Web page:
Requesting evidence of someone’s nationality or immigration status

Requesting evidence of someone’s nationality or immigration status

Evidence of nationality

If you are not satisfied as to any applicant or elector’s nationality, you have the power to require the applicant or elector to provide documentary evidence confirming their nationality. You can ask for the following evidence:1

  • a birth certificate
  • a certificate of naturalisation
  • where a person has made an application to register as an overseas elector, further evidence as to their status as a British citizen
  • a document showing that someone has become a Commonwealth citizen
Evidence of immigration status for EU citizens with retained rights

If you are not satisfied as to any applicant or elector’s immigration status, you have the power to consider local data or ask the applicant or elector to provide documentary evidence to prove their immigration status.

EROs may hold or have access to a range of data for the purpose of their registration duties and the legislation is not prescriptive about what data can be used to help establish if an elector is an EU citizen with retained rights.

If your EMS holds sufficient registration history to identify if an EU19 citizen was registered prior to the implementation period commencement date (IPCD), you can use this information to determine them as eligible to registered as an EU citizen with retained rights.

If you do not have access to registration history and still require further information in order to determine whether the elector is an EU citizen with retained rights, you may require the elector, if they have not already done so, to declare they have been in the UK since before IPCD and provide a share code that will allow you to view the elector’s immigration status using the view and prove service (Opens in new window) .

The confirmation of the date an elector arrived in the UK is important because the view and prove service will only provide assurance of a current immigration status which can also be applied to individuals here on the family scheme who may have arrived post-IPCD. 

Some applicants will not be able to provide a code and, in these circumstances, you should request any letters or documents issued by the Home Office which confirm the current or historical immigration status of the elector.

If documentary evidence is provided by an applicant and the name on any document differs from the name under which an applicant is applying to be registered the applicant should also provide evidence which should show a clear link between the evidence and the name in which they are applying to register. Acceptable documents to prove this link may include:

  • marriage or civil partnership certificate
  • overseas marriage or civil partnership certificate
  • enrolled deed poll
  • unenrolled deed poll or change of name deed
  • statutory declaration or affidavit
  • baptismal or confirmation certificate (for first names only)birth certificate
  • certificate of naturalisation or registration
  • adoption order/certificate

This list is not exhaustive and it is for you to decide whether a document constitutes satisfactory proof of a link between the name of the elector and any other documentary evidence.

You should request copies of the evidence either by post or by electronic means. The applicant may attend your offices in person with either copies or original documents if they do not wish to send copies. Copies of documents provided by applicants, or taken by you of the original documents, must be stored securely in the same way as application forms.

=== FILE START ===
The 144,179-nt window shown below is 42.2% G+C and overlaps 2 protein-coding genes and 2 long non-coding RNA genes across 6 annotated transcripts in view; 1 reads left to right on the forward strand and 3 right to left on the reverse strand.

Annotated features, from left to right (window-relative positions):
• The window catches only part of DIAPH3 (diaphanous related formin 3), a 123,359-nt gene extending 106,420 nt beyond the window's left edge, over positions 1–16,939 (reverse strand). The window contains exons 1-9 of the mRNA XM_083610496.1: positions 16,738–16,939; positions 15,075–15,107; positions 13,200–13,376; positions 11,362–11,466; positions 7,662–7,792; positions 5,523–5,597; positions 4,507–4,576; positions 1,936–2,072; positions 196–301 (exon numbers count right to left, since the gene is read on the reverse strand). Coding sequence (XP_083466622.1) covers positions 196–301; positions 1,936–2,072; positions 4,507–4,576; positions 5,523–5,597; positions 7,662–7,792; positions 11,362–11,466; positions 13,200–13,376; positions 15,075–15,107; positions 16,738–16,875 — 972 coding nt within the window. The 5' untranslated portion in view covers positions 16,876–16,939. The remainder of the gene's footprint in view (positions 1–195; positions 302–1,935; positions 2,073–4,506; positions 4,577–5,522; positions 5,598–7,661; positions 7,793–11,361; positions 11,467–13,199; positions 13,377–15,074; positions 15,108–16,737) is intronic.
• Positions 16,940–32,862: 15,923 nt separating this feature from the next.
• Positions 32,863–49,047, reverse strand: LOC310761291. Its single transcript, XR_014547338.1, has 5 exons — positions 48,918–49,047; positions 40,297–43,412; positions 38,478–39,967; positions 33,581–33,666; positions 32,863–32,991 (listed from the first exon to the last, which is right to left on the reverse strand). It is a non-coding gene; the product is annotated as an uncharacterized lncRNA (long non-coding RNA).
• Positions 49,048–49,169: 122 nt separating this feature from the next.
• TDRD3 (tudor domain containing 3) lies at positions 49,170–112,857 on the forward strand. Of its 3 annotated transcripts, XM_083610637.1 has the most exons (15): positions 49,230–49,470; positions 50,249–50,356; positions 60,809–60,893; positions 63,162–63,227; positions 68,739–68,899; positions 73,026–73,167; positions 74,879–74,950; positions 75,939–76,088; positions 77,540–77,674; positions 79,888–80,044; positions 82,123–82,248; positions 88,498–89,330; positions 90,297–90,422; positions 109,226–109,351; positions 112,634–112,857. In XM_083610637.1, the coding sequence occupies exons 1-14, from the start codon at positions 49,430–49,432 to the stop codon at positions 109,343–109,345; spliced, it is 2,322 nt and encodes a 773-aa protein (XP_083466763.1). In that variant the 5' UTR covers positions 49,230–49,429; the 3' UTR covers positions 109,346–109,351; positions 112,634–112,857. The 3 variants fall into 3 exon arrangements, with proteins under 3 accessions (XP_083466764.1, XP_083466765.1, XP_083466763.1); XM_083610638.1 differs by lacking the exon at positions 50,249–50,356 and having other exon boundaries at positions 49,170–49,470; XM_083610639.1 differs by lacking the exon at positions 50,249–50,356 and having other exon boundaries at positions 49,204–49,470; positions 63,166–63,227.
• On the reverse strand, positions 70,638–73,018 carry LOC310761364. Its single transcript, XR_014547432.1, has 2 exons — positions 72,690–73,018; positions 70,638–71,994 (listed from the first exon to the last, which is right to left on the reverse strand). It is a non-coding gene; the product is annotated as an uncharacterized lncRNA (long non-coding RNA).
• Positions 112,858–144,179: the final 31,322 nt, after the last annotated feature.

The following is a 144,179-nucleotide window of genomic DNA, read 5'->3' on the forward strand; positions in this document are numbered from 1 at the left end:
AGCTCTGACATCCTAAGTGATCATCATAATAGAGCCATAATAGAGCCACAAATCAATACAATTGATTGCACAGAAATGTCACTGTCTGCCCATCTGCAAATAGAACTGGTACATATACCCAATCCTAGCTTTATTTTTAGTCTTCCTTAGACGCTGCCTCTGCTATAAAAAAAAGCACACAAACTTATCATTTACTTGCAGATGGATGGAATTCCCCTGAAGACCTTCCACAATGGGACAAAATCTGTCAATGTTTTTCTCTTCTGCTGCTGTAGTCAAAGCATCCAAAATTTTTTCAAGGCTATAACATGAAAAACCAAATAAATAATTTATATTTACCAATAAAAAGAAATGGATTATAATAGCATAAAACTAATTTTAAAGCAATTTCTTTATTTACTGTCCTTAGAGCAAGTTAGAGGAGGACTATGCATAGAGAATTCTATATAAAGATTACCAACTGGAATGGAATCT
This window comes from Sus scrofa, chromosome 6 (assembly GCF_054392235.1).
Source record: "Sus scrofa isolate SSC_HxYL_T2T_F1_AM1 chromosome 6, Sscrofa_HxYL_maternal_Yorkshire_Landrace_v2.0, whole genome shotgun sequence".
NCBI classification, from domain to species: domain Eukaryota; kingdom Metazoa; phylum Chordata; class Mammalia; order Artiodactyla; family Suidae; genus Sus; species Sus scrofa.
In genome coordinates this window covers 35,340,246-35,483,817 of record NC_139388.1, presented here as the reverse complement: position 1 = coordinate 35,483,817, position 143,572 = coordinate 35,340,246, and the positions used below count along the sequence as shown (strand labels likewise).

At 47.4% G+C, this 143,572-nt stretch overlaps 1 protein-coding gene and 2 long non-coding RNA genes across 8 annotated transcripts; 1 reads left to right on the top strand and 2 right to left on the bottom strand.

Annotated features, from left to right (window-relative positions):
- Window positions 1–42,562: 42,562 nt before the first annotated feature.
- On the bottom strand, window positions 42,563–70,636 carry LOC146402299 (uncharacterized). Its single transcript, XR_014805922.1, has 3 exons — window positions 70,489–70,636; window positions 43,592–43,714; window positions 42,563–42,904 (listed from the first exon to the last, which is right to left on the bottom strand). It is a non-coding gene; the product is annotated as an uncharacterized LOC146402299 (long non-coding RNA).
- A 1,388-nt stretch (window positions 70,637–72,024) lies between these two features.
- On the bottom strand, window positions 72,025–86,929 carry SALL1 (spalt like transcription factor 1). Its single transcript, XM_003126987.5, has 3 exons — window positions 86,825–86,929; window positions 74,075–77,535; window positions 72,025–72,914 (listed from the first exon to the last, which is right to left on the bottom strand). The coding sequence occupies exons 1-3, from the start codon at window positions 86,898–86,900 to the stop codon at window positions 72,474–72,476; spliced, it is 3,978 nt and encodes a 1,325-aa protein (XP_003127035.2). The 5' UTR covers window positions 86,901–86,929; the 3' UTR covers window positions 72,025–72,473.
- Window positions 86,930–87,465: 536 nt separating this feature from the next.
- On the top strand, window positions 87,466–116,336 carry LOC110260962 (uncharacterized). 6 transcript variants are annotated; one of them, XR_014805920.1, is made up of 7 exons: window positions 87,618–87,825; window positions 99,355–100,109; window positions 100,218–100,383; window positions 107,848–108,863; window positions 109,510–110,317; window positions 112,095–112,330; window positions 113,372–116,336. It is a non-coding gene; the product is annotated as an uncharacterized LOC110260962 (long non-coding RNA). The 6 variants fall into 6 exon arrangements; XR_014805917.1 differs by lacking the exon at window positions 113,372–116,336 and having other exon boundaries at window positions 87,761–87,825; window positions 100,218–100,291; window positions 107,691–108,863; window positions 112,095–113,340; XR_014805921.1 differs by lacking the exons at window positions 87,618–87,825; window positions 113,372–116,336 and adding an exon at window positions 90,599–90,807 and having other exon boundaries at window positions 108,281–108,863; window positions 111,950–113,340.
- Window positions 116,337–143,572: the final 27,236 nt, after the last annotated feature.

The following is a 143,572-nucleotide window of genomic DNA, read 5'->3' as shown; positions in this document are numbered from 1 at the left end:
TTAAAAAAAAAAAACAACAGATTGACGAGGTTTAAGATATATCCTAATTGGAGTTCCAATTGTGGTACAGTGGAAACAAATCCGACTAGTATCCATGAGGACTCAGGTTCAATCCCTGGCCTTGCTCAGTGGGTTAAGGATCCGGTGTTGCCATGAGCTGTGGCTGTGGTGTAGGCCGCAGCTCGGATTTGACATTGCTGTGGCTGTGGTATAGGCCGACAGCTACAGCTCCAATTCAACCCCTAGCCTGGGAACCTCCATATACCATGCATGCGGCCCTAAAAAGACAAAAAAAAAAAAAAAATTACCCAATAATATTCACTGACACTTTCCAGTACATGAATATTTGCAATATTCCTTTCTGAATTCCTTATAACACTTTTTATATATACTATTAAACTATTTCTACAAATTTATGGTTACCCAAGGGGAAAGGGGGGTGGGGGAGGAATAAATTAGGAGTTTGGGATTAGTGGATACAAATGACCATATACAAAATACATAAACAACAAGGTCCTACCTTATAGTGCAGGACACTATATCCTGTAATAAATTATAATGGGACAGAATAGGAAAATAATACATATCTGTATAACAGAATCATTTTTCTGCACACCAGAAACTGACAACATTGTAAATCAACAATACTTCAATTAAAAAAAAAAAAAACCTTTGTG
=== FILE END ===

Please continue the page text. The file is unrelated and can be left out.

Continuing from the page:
You must be satisfied that the documents or copies provided appear to be genuine. If you have any doubts, or if the copy is of such poor quality that you cannot make an assessment, you may ask the applicant to present the original document(s) to you in person or to send original documents to be copied and returned. However, you should be aware that you would become responsible for the secure transit of the document.

Where there has been more than one change of name, the applicant should provide sufficient documentary evidence to show a clear link between their name on the documentary evidence and the name in which they wish to register.

Evidence of immigration status for any eligible nationality

In order to be entitled to register to vote a person must be legally resident in the UK. If you are in any doubt as to whether an applicant or elector is legally resident, you can request the applicant provides a statutory declaration that they are a qualifying Commonwealth citizen, or a citizen of the Republic of Ireland, or qualifying EU citizen or citizen of the EU with retained rights. You may also request a check of a person’s immigration status against Home Office records.

You may also request a check of a person’s immigration status against Home Office records.

Further guidance on this process and contact details are available by contacting the Home Office: [email protected] (Opens in new window). You will be asked to complete a template which will be provided – please complete and return the section below the heading ‘Subject 1’ to the same email address. The Home Office have requested one template per subject per email, and that ‘ER’ be added to the subject header for each email to ensure that it goes into the correct folder for a response. The Home Office will respond within five working days unless a file is required, in which case it will respond within ten working days. The fact that you may require additional evidence of an applicant’s nationality, and may request checks of a person’s immigration status against Government records is included on the registration application form approved by the Minister and made available to you by the Commission.
 

 


 

Diweddarwyd ddiwethaf: 3 Mai 2024